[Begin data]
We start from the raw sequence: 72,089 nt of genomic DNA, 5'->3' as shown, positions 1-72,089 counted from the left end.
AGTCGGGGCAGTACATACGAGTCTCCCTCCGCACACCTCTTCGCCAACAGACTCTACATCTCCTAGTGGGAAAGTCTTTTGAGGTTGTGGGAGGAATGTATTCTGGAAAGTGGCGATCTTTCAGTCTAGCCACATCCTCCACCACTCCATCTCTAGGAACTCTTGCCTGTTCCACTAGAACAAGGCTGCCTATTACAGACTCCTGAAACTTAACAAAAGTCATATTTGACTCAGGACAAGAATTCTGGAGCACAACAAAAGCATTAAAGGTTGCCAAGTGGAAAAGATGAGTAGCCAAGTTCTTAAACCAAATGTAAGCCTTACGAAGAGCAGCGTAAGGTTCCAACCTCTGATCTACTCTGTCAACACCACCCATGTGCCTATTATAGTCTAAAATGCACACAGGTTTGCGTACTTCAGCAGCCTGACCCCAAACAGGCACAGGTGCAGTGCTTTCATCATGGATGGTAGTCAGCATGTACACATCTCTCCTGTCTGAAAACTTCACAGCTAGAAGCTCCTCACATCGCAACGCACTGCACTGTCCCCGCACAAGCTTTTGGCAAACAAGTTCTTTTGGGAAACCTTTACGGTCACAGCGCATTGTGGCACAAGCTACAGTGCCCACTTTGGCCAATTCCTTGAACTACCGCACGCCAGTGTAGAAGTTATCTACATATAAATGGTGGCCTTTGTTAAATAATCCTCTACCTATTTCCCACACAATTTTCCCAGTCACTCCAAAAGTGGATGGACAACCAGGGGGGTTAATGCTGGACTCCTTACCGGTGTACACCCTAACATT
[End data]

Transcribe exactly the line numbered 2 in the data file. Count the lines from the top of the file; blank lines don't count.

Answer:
AGTCGGGGCAGTACATACGAGTCTCCCTCCGCACACCTCTTCGCCAACAGACTCTACATCTCCTAGTGGGAAAGTCTTTTGAGGTTGTGGGAGGAATGTATTCTGGAAAGTGGCGATCTTTCAGTCTAGCCACATCCTCCACCACTCCATCTCTAGGAACTCTTGCCTGTTCCACTAGAACAAGGCTGCCTATTACAGACTCCTGAAACTTAACAAAAGTCATATTTGACTCAGGACAAGAATTCTGGAGCACAACAAAAGCATTAAAGGTTGCCAAGTGGAAAAGATGAGTAGCCAAGTTCTTAAACCAAATGTAAGCCTTACGAAGAGCAGCGTAAGGTTCCAACCTCTGATCTACTCTGTCAACACCACCCATGTGCCTATTATAGTCTAAAATGCACACAGGTTTGCGTACTTCAGCAGCCTGACCCCAAACAGGCACAGGTGCAGTGCTTTCATCATGGATGGTAGTCAGCATGTACACATCTCTCCTGTCTGAAAACTTCACAGCTAGAAGCTCCTCACATCGCAACGCACTGCACTGTCCCCGCACAAGCTTTTGGCAAACAAGTTCTTTTGGGAAACCTTTACGGTCACAGCGCATTGTGGCACAAGCTACAGTGCCCACTTTGGCCAATTCCTTGAACTACCGCACGCCAGTGTAGAAGTTATCTACATATAAATGGTGGCCTTTGTTAAATAATCCTCTACCTATTTCCCACACAATTTTCCCAGTCACTCCAAAAGTGGATGGACAACCAGGGGGGTTAATGCTGGACTCCTTACCGGTGTACACCCTAACATT